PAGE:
July 7, 2003, Chandigarh, India
The guilty in uniform
The why of itch
Why India and China are so distant
If it moves, salute it...
Punjabi favoured at primary level
Check out — A column on consumer rights by Pushpa Girimaji
WHAT Gen Pervez Musharraf and Prime Minister Zafarullah Khan Jamali of Pakistan have stated lately in the context of Kashmir cannot be dismissed as mere rhetoric or something for the consumption of their political constituents. Studied closely, their utterances are clear indicators of how distant a dialogue between India and Pakistan is. The General told a gathering of Pakistanis in Paris that “anyone compromising on the core interests of Pakistan like its international stance on Kashmir would be a traitor”. Mr Jamali echoed this in a BBC programme, claiming that Kashmir is Pakistan’s “lifeline” and, therefore, there could be no compromise on the question. If anything, this shows that they were not sincere when they were making demands for a dialogue with India from every available forum before Prime Minister Atal Bihari Vajpayee took the initiative and extended a hand of friendship to Pakistan at a rally in Srinagar in March last.
The Pakistani leaders had been making welcoming signals after Mr Vajpayee’s offer. Later on, it seems something happened either at General Headquarters, Rawalpindi, or elsewhere leading to Pakistan resorting to a fresh posturing on Kashmir. General Musharraf’s statement on another Kargil made in the course of an interview with an Indian TV network could not be a slip of the tongue, his clarification notwithstanding. Pakistan, perhaps, does not know how to go about the dialogue process. It insists on taking up the Kashmir issue at every stage and indulges in usual rhetoric which only delays a meaningful dialogue.
This, however, does not mean that there can be no dialogue. One gets the impression that the two neighbours may agree to start the process at the lowest official level possible. Going by Pakistan’s rigid stance on Kashmir and reluctance to end cross-border terrorism, high-level parleys may not become possible in the near future. India cannot afford another Agra fiasco. Mr Vajpayee’s response — that Pakistan is itching for a fourth military defeat — to General Musharraf’s provocative utterance on Kargil should be seen against this background. In any case, the emerging posturing after the initial euphoria underlines India’s stand for a comprehensive dialogue, inclusive of economic, cultural and other issues like Kashmir. The rulers in Islamabad may understand the significance of this approach.
The guilty in uniform
FRIDAY'S protest by the villagers of Mahal in Amritsar district has a ring of frightening familiarity. They were protesting against the custodial death of a rickshaw-puller who was picked up by the Jammu police. What compounded their concern was the unknown fate of seven others who were taken for questioning on the suspicion that they were members of a criminal gang. The local police has managed to defuse tension but their version of the incident, obviously dictated by the Jammu and Kashmir police, does not stand to reason. The youth is claimed to have died of pneumonia in which case he should have been in a hospital and not in the police lock-up. The manner in which the J&K police sought to dump the body at Mahal raises doubts about its claim. Under the circumstances, the villagers cannot be blamed if they jumped to the conclusion that he died of police brutality.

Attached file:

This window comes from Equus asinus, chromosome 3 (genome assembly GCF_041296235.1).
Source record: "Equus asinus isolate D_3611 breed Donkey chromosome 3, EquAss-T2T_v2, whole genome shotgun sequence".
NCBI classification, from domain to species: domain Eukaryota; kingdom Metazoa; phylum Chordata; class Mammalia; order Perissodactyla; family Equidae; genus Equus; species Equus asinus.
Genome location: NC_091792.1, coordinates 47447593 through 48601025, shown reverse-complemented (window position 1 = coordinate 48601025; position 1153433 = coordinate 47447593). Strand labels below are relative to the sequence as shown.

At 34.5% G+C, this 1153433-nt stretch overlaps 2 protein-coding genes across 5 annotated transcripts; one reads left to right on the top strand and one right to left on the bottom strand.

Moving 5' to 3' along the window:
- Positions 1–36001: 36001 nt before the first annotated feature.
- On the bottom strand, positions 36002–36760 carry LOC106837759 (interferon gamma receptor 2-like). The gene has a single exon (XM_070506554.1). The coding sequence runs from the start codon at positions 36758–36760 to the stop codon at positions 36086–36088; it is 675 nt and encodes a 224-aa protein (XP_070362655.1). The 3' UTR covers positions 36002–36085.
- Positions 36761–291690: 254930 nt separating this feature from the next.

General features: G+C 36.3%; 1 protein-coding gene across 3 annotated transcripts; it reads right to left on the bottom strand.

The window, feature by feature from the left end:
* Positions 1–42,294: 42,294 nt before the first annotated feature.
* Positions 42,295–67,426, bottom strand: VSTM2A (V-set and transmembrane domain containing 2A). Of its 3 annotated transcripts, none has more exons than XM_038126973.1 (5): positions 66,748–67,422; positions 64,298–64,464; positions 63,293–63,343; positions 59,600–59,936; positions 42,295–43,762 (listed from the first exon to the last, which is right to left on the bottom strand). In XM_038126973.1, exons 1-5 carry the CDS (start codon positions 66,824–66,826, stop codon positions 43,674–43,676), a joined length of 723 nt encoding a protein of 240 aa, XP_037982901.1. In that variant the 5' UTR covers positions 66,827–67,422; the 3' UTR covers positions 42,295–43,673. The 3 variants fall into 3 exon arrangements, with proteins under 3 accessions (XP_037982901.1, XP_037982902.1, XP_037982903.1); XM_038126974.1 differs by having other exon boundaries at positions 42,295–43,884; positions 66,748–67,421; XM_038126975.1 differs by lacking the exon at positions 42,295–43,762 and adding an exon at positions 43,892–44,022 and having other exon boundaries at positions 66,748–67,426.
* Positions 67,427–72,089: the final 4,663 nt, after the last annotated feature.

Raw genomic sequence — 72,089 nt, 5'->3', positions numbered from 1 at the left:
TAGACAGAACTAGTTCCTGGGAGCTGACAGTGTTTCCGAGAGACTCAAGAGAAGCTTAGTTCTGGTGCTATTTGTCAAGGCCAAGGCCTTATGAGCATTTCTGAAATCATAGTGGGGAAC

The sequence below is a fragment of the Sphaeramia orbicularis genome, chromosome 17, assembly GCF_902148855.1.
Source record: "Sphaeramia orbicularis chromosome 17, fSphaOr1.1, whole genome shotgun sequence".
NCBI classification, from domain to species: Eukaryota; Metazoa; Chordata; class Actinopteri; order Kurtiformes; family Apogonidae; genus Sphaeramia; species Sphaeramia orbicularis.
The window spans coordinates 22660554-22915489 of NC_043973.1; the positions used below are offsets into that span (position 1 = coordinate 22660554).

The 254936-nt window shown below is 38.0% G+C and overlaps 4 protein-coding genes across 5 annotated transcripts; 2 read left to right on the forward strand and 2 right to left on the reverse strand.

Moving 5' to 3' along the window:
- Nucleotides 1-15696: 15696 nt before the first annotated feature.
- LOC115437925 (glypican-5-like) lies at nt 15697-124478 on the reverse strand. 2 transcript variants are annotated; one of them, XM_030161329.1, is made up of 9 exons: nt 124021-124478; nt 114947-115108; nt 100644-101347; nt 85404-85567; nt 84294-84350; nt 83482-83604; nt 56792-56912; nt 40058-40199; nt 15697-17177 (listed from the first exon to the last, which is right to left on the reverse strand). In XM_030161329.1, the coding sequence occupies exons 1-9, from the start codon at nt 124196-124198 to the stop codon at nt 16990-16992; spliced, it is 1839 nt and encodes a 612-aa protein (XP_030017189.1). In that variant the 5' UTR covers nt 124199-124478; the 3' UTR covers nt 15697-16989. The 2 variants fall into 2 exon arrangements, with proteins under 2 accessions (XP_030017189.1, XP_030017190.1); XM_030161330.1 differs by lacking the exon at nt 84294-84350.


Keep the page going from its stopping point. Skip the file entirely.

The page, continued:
Given the record in such cases, it is unlikely that the truth will ever come out. The victims are too poor and unorganised to take on the police. But there are certain institutional mechanisms to deal with such cases. The police and law commissions have enumerated the steps to be taken when the police is accused of highhandedness. However, such cases are seldom taken to their logical conclusion. The disappearance of Rajan, an engineering student in Kerala, after he was taken into custody by the police, attracted national attention as former Chief Minister K. Karunakaran had to resign on this count. But the guilty policemen have virtually gone scot-free.
Nearer home, the Committee for Coordination on Disappearance in Punjab recently published a report detailing 672 cases of "custodial death" in Amritsar district alone during the days of militancy. Though the CBI has been investigating these cases, justice has not been done to the relations of the victims. When the state fails to uphold the rule of law, the civil society has a duty to come to the aid of the victims so that the guilty in uniform can be dealt with under the law of the land. After all, protection against custodial torture is embedded in the fundamental guarantee to right to life under Article 21 of the Constitution and India is a signatory to the UN Convention Against Torture. All this makes it obligatory for the Punjab Government to take up the matter with the J&K police to ensure that justice is done in this case.
The why of itch